By John DeFore
Green Right Now
Google has a way of attracting attention, whether it’s by upending cell phone paradigms with an open-source platform or frightening publishers with its quest to digitize every book ever written. Now environmental groups have reason to hope one of the search giant’s projects will raise eco-consciousness among people who spend more time playing with the latest techie fad than they do reading conservationist pamphlets.
The reason is Google Earth, a standalone application that has been much loved by travel enthusiasts and geography buffs for the last few years. The program is a viewer in which satellite photos are augmented with three-dimensional computer renderings of geological formations and man-made buildings. Viewing New York City on Google Earth, for instance, you can not only check out the treescape at Central Park from overhead but tilt toward the horizon and fly by buildings that jut up all around you.
With an update to the software issued this week, though, Google Earth users can glide out over the edge of Manhattan, hover above the Atlantic, and dip below to explore. The project has added huge chunks of data from undersea exploration to its database, and — now that it has worked out a programming limitation that assumed everything worth seeing was above the zero-elevation mark — users can see the wreck of the Titanic, chart debris floating far from land, and observe marine sanctuaries they could never visit in person.
Groups like the National Oceanic and Atmospheric Administration are excited about the development, and in fact have actively participated both in providing data and in encouraging Google to make it available.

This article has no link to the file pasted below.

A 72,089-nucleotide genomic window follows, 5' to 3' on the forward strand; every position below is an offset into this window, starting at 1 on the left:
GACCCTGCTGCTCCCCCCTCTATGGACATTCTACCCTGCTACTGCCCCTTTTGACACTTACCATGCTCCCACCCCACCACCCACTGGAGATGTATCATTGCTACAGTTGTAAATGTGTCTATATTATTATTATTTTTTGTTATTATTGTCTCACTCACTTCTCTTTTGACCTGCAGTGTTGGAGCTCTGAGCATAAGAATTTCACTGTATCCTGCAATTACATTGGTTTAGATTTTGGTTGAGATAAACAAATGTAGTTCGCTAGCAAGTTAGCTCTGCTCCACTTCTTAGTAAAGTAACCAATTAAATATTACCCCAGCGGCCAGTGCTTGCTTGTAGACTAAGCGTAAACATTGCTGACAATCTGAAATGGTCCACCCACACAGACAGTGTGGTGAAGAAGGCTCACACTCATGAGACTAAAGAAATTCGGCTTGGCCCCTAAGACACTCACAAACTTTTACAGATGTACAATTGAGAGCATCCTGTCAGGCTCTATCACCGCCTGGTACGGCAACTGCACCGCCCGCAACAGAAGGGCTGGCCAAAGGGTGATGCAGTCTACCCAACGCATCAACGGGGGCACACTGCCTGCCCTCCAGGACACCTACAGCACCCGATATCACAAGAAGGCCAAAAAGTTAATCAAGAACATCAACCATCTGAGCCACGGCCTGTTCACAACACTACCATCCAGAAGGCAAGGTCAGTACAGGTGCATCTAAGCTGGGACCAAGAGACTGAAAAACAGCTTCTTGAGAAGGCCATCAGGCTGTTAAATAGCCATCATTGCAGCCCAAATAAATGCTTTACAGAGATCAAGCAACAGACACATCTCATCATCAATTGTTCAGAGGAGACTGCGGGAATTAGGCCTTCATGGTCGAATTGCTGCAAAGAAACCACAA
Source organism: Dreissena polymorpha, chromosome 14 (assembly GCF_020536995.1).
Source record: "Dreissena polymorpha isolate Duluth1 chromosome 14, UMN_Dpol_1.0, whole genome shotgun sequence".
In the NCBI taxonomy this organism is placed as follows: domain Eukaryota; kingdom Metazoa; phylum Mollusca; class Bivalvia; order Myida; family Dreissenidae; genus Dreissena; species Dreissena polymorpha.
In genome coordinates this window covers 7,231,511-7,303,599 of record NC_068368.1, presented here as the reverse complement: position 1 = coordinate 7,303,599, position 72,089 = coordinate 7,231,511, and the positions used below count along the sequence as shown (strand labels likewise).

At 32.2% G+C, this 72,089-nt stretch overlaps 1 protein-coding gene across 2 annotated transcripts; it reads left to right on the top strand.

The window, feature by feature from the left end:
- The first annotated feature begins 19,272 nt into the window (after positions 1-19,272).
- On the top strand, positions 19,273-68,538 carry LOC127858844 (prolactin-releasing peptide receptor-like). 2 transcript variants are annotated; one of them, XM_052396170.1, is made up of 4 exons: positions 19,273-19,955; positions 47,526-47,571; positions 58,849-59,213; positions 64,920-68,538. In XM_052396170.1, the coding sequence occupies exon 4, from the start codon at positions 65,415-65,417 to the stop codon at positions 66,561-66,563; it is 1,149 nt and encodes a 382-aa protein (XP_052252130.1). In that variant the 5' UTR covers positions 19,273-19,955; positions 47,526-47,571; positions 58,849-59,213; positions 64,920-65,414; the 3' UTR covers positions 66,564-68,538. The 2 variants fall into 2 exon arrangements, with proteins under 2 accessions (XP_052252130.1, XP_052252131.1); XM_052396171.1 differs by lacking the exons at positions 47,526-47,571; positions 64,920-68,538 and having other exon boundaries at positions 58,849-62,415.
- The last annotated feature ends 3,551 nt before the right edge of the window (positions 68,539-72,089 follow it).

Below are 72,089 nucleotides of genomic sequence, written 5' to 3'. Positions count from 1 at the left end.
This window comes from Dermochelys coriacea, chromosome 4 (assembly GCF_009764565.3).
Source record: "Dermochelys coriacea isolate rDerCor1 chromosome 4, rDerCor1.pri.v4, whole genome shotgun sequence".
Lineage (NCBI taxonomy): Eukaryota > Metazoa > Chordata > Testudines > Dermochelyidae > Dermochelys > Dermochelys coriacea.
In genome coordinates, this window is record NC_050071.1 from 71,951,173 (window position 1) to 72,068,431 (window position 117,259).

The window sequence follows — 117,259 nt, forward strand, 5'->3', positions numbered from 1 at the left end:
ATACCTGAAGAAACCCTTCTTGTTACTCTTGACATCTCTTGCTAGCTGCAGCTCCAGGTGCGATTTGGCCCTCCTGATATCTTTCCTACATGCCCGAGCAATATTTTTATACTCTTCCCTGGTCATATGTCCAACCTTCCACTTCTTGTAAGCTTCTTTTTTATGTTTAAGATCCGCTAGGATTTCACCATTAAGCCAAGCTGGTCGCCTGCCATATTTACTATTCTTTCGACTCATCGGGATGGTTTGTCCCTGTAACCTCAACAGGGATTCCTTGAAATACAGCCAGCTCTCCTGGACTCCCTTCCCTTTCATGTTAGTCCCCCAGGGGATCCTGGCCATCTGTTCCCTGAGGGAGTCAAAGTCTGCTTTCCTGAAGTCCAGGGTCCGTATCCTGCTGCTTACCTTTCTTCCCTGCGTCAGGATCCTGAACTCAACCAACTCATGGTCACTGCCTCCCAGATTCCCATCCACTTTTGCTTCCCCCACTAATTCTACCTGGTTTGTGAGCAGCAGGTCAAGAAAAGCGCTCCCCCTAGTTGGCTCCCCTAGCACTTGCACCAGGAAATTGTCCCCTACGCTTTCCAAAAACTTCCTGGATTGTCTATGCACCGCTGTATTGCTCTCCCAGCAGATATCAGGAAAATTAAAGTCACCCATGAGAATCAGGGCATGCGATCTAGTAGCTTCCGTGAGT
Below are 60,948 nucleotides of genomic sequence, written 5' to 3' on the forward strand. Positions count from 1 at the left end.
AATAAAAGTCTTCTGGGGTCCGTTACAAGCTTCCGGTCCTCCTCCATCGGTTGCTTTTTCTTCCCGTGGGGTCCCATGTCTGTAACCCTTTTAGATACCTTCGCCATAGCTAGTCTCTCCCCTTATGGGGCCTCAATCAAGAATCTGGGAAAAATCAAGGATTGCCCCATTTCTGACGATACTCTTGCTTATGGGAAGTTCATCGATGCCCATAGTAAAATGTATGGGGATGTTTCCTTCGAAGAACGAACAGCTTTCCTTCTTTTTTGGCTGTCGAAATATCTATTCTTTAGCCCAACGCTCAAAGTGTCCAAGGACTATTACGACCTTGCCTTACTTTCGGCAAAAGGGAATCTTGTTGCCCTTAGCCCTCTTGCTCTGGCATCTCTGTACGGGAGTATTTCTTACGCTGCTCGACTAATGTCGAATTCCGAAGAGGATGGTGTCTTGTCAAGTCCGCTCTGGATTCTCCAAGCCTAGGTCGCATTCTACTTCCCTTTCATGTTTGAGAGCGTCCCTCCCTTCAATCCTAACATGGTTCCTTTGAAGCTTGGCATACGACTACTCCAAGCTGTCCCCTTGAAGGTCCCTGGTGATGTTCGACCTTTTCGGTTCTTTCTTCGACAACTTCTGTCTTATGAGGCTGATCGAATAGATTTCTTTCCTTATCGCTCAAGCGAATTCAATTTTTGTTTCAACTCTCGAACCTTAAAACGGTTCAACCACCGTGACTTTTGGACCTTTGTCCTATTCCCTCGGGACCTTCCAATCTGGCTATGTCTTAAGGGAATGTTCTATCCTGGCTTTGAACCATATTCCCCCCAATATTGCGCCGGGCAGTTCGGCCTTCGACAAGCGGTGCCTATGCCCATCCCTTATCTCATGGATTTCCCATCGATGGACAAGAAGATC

NOAA and others are hoping that the easy availability of all these images will help land-lubbers connect with, as the group’s Richard Spinrad puts it, “the myriad issues affecting our ocean.” That could happen through the ease with which organizations can connect their own content to a given location’s Google Earth representation (already, National Geographic and BBC World are among the contributors; the National Snow and Ice Data Center uses it to demonstrate climate change’s effect on glaciers), or it might simply develop as users embrace the vicarious pleasures of undersea exploration, using an interface in which computer-generated waves ripple hypnotically above as you sink lower into millennia -old underwater canyons. (See this page for more on using the new features.)
If swimming through virtual water doesn’t create new environmentalists, though, another new Google Earth feature might: A historical viewing option lets users see time-lapse images that dramatize, say, urban sprawl or the impact of a hurricane. Google’s access to old images only goes back so far, of course, but the years to come are likely to offer enough dramatic changes to scare a Google Earther or two into taking climate change seriously.
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